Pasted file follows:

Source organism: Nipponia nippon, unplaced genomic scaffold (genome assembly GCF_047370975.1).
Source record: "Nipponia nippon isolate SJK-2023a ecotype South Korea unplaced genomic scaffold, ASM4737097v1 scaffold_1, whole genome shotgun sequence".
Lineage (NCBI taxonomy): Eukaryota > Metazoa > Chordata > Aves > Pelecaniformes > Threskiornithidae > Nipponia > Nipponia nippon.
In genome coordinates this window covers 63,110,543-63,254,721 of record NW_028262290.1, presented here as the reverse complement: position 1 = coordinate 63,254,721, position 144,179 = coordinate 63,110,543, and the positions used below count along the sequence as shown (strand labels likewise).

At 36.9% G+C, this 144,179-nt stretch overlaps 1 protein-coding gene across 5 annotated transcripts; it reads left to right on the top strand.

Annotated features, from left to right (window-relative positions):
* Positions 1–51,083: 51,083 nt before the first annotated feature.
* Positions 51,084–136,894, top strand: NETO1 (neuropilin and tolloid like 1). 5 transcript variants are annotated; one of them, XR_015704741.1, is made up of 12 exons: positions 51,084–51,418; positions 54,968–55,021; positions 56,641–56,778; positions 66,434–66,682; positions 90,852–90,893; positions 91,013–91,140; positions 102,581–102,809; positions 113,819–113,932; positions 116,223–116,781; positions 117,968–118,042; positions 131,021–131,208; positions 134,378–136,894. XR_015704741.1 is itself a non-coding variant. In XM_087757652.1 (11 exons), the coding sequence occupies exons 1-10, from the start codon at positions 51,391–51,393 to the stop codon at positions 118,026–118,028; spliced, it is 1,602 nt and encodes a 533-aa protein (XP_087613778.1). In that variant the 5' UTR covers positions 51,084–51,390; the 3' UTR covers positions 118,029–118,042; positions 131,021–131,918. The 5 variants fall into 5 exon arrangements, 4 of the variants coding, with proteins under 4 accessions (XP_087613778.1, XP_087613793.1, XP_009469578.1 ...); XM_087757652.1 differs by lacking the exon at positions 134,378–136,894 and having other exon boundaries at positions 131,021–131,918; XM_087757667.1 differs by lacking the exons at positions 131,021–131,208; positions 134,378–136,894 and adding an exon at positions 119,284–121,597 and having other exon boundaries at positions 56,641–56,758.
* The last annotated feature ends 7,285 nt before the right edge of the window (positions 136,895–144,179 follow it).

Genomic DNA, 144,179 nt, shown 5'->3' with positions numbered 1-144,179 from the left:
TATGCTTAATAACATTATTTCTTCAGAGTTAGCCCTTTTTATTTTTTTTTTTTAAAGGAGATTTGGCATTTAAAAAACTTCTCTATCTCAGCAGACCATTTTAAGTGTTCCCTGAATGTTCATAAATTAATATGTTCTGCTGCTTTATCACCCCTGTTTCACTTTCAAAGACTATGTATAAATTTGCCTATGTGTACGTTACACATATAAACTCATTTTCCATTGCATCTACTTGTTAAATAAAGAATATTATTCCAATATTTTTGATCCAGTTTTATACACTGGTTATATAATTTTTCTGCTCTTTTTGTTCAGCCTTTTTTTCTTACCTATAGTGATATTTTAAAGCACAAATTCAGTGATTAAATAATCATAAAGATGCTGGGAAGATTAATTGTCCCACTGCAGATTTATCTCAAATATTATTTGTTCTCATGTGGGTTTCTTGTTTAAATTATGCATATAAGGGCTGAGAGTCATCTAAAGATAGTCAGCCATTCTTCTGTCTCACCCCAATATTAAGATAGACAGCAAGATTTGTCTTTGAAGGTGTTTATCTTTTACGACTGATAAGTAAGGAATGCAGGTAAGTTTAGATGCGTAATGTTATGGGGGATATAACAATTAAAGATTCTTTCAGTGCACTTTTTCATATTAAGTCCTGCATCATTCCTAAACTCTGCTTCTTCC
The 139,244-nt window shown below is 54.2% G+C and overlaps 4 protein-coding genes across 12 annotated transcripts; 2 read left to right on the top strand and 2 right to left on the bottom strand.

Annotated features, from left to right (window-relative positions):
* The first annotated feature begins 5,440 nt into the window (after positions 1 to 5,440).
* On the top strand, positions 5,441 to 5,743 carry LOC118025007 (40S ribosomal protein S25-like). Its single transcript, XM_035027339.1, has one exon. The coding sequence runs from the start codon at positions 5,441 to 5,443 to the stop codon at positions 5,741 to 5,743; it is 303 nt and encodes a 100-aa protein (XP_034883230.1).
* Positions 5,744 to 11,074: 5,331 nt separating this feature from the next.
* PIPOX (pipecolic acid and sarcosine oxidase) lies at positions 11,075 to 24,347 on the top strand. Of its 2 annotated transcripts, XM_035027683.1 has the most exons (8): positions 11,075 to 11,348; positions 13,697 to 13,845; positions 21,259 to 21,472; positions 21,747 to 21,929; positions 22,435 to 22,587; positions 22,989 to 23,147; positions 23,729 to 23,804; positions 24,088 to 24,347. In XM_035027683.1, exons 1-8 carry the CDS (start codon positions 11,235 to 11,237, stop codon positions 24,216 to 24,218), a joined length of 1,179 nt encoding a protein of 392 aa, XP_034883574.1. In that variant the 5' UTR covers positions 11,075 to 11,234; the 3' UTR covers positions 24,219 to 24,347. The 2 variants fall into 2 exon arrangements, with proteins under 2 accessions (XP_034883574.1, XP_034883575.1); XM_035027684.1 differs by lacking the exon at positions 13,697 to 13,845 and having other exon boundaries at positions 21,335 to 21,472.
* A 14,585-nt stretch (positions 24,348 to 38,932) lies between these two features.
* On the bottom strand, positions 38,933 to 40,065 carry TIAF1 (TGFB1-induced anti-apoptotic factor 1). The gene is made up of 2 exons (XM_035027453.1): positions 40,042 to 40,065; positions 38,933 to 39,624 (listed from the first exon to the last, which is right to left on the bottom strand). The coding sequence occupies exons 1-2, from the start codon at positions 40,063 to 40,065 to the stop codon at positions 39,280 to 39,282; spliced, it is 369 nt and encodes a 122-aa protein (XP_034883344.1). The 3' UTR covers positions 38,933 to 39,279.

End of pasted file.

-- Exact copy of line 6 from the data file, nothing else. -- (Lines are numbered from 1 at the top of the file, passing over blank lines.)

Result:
Annotated features, from left to right (window-relative positions):